It’s unclear if the NCAA will launch any enforcement investigations based on Friday’s report.
“These allegations, if true, point to systematic failures that must be fixed and fixed now if we want college sports in America,” NCAA President Mark Emmert said in a statement released Friday.
Among the former players listed in the documents:
- Dennis Smith Jr., who played at North Carolina State in 2016-17, received $73,500 in loans, according to the documents, which included notes about “options to recoup the money” if Smith did not sign with the agency.
- Markelle Fultz, the former Washington player and No. 1 pick in the 2017 draft, received $10,000, according to the documents. He did not sign with ASM.
- Bam Adebayo, who played one season at Kentucky in 2016-17 and is listed as receiving $12,000 on one document and $36,500 in a later reference (the words “bad loan” are listed alongside his name; he did not sign with ASM).
- Diamond Stone, at the time a freshman at Maryland, received $14,303, according to the documents.
Smith, Fultz, Adebayo and Stone were unable to immediately be reached to comment Friday. In a statement, Maryland Coach Mark Turgeon denied having any relationship with Miller, the agent whose company produced these records.
The documents do not appear to contain information suggesting coaches or officials at schools were aware of the alleged payments but instead portray investments by Miller and his employees in NBA prospects, years before they were eligible to play professionally.
The bulk of the documents appear to be expense reports filed by Christian Dawkins, a former employee of Miller and one of the nine men facing criminal charges as part of the federal probe. Dawkins and two Adidas officials are set for trial in October on charges of wire fraud. The four coaches — from Arizona, Southern Cal, Auburn and Oklahoma State — are set for separate trials in early 2019 for charges including conspiracy to commit bribery and solicitation of bribes.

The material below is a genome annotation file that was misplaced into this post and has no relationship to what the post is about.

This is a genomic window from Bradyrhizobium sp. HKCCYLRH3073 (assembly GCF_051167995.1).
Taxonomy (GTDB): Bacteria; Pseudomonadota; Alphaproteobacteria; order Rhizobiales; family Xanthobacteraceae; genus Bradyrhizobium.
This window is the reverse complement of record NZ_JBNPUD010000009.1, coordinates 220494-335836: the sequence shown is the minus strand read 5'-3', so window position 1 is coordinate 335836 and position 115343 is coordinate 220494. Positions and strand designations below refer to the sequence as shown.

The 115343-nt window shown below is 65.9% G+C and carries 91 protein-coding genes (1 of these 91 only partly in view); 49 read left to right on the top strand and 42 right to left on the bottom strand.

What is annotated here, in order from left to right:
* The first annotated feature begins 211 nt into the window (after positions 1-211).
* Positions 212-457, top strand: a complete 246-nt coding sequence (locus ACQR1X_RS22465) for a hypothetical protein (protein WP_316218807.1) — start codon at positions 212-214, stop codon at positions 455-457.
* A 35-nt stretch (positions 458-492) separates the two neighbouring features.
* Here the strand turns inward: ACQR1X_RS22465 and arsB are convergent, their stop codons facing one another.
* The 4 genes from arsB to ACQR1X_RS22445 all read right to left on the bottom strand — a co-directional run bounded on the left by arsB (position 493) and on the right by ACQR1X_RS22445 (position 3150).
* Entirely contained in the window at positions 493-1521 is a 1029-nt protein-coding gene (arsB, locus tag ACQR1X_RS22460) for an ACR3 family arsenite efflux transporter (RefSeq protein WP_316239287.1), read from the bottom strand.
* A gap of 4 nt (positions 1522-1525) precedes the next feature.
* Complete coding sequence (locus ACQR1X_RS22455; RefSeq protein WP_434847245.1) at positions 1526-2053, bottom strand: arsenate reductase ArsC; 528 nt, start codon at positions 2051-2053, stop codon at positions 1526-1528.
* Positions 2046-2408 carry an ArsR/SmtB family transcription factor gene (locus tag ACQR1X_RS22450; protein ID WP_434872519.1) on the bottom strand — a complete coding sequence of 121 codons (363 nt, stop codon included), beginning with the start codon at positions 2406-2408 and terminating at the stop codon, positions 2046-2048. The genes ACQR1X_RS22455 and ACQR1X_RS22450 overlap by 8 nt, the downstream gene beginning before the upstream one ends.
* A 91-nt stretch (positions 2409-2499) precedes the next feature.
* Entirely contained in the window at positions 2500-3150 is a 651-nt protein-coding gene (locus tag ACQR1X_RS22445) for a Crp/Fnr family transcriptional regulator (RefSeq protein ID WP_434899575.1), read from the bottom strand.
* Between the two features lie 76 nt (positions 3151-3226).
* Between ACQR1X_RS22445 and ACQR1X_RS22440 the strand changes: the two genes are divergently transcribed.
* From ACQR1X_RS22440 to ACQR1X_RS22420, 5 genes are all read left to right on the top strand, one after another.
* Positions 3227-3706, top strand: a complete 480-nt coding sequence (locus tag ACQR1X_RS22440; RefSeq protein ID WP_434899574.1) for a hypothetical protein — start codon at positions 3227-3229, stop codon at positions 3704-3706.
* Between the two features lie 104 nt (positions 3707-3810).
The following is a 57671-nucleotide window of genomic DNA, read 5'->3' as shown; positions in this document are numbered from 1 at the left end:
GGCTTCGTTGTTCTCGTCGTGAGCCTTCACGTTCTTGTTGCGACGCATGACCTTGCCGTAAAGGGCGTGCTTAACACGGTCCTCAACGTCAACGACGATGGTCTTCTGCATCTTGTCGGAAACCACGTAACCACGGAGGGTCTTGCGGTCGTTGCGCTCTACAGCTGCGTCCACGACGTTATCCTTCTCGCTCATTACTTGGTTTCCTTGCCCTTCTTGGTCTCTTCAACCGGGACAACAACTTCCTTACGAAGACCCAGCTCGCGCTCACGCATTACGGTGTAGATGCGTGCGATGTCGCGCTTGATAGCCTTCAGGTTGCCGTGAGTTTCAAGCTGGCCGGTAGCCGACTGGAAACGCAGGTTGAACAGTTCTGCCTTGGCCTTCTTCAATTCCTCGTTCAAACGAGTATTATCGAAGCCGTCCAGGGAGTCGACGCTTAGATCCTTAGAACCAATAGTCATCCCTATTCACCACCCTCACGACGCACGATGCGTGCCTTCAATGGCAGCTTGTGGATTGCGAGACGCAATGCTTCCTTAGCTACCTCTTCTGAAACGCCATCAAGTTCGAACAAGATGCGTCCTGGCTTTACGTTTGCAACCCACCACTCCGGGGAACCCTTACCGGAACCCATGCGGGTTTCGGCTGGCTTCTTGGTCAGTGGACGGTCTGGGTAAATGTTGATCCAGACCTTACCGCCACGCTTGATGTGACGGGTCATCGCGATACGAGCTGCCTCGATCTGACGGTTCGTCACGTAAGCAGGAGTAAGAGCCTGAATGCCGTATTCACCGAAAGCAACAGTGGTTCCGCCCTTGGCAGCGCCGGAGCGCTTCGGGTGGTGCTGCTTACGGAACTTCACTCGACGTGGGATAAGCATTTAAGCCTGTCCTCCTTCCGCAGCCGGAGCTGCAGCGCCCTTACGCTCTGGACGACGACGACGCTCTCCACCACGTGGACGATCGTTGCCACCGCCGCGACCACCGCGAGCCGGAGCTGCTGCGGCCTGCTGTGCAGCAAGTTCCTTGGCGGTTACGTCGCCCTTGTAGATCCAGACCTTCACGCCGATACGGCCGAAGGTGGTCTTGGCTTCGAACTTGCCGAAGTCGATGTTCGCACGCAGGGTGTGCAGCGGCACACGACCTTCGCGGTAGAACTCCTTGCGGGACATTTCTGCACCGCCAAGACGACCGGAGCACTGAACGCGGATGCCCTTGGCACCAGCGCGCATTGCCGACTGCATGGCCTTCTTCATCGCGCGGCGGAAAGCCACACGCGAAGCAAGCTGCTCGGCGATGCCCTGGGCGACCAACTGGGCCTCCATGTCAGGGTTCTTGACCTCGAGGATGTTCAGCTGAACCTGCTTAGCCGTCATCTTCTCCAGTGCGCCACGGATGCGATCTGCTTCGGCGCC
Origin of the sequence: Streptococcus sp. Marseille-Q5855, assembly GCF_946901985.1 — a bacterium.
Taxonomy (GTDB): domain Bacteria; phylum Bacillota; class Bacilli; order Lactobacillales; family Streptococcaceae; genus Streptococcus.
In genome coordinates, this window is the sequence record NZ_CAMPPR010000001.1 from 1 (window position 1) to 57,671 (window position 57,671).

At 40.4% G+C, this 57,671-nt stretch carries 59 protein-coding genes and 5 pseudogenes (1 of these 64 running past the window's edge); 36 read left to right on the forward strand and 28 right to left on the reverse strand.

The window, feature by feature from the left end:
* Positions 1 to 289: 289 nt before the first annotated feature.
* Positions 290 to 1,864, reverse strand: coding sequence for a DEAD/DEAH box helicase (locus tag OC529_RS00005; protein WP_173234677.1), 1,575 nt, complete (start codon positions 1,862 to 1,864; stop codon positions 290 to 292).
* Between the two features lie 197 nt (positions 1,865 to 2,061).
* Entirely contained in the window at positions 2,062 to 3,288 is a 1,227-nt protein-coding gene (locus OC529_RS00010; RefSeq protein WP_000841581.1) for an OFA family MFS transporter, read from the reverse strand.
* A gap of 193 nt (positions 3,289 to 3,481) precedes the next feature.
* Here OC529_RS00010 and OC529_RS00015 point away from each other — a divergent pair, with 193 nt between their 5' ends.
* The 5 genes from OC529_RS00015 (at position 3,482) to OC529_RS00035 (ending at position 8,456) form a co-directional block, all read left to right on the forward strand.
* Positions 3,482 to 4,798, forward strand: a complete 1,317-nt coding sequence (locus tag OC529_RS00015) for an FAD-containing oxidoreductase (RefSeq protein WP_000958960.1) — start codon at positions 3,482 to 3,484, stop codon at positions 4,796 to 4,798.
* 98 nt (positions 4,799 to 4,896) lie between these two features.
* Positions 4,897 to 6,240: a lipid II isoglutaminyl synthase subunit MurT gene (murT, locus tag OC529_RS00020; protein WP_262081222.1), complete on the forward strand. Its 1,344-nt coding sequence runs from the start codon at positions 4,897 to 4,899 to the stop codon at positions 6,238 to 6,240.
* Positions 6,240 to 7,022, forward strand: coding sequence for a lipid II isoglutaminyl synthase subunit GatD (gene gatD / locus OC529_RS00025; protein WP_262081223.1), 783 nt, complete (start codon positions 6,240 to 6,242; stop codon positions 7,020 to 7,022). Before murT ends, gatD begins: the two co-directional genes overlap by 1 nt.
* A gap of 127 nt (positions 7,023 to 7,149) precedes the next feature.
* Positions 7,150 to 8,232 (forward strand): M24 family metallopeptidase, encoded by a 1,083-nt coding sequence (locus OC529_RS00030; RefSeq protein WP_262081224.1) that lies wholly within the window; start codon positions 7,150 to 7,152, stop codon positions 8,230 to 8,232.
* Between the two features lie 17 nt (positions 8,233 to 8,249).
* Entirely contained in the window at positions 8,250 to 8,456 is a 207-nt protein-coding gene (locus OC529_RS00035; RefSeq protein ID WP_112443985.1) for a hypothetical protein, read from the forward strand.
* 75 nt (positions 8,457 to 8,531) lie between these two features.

While Friday’s report sent shock waves through college basketball circles, it also raised questions about the status and direction of the Justice Department’s investigation, which lawyers for defendants have criticized as a waste of federal law enforcement resources that has resulted in criminal charges against mostly low-level figures in the shadow economy around major college basketball.
Miller, the prominent former NBA agent whose company produced all of these records, has not been charged with a crime, and neither have any of his other agents.
“These assistant coaches, low-level shoe company and sports management employees are now facing prison terms, while the very people they worked for, whose pockets they allegedly were lining with millions of dollars of cash, have entirely escaped federal prosecution,” said Steven Haney, attorney for Dawkins, the former agent. “ By definition, these criminal defendants are fall guys.”
A spokesman for the U.S. attorney’s office in the Southern District of New York declined to comment Friday.